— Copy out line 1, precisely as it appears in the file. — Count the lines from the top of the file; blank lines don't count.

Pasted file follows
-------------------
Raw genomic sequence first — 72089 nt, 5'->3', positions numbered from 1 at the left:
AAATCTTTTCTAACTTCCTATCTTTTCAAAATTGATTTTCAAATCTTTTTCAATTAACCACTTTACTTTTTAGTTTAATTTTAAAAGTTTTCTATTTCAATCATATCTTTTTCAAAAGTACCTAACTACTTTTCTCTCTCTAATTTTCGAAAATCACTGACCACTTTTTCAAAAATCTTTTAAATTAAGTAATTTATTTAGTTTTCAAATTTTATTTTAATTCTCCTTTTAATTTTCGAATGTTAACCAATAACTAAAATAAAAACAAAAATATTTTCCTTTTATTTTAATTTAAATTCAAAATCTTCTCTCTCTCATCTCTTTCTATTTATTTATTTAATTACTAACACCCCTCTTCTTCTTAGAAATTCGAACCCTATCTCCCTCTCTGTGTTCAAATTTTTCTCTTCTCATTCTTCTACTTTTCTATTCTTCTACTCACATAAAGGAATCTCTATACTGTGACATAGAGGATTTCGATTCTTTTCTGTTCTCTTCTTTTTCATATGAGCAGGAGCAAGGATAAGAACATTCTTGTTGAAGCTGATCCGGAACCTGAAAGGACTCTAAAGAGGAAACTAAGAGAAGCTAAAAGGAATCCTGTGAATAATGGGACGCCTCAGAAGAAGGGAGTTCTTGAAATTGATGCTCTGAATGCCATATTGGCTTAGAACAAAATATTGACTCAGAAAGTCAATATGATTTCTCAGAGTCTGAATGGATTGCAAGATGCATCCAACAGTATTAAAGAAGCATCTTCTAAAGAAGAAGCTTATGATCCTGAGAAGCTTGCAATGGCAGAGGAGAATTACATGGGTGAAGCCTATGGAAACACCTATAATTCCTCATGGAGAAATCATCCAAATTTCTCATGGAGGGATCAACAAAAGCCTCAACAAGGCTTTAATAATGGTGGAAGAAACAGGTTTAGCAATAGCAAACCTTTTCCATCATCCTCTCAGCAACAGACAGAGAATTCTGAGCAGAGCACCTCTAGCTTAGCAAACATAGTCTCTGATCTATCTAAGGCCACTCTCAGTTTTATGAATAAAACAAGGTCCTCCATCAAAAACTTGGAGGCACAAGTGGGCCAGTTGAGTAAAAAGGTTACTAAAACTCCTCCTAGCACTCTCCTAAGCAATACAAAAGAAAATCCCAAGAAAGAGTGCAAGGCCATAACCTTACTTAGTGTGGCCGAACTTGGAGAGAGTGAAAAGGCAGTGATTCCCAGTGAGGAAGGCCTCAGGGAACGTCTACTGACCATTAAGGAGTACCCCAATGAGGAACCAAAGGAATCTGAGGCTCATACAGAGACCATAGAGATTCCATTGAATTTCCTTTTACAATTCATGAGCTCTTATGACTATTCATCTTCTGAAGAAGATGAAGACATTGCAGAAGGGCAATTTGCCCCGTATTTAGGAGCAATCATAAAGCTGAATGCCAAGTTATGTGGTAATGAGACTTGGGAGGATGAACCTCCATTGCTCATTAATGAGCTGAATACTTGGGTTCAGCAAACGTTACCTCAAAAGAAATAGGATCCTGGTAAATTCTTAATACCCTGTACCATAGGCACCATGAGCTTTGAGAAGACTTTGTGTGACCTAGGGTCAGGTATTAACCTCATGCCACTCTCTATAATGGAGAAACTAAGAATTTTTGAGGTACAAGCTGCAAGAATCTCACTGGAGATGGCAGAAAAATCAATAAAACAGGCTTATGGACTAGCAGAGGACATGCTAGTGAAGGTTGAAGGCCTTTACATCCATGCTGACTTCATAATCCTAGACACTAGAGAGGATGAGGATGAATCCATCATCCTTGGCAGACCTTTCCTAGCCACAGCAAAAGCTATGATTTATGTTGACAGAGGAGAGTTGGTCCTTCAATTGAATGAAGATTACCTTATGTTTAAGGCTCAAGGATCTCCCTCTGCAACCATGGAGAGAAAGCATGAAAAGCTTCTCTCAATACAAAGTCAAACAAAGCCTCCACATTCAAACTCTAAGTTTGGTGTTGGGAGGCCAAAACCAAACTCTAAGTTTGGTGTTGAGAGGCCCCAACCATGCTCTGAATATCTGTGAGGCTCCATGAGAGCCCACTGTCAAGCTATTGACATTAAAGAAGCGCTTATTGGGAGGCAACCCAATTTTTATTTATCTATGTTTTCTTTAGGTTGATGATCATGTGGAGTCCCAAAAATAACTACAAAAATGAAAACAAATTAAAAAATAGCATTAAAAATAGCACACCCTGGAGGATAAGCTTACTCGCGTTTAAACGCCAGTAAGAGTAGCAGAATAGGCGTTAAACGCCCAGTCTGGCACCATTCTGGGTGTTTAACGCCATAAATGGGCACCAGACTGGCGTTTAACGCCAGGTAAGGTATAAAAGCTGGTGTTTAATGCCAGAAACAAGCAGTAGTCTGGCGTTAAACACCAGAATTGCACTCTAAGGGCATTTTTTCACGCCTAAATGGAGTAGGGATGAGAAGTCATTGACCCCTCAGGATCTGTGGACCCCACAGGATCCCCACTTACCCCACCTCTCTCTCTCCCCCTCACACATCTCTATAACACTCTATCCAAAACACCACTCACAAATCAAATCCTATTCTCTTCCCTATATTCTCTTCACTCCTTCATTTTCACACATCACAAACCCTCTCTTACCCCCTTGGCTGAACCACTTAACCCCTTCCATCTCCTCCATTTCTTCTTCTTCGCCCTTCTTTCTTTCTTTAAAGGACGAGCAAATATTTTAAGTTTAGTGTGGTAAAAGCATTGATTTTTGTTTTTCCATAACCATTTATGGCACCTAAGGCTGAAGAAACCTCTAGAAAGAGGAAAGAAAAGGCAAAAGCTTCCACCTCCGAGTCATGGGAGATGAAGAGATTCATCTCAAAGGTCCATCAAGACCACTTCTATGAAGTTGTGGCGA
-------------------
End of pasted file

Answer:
Raw genomic sequence first — 72089 nt, 5'->3', positions numbered from 1 at the left: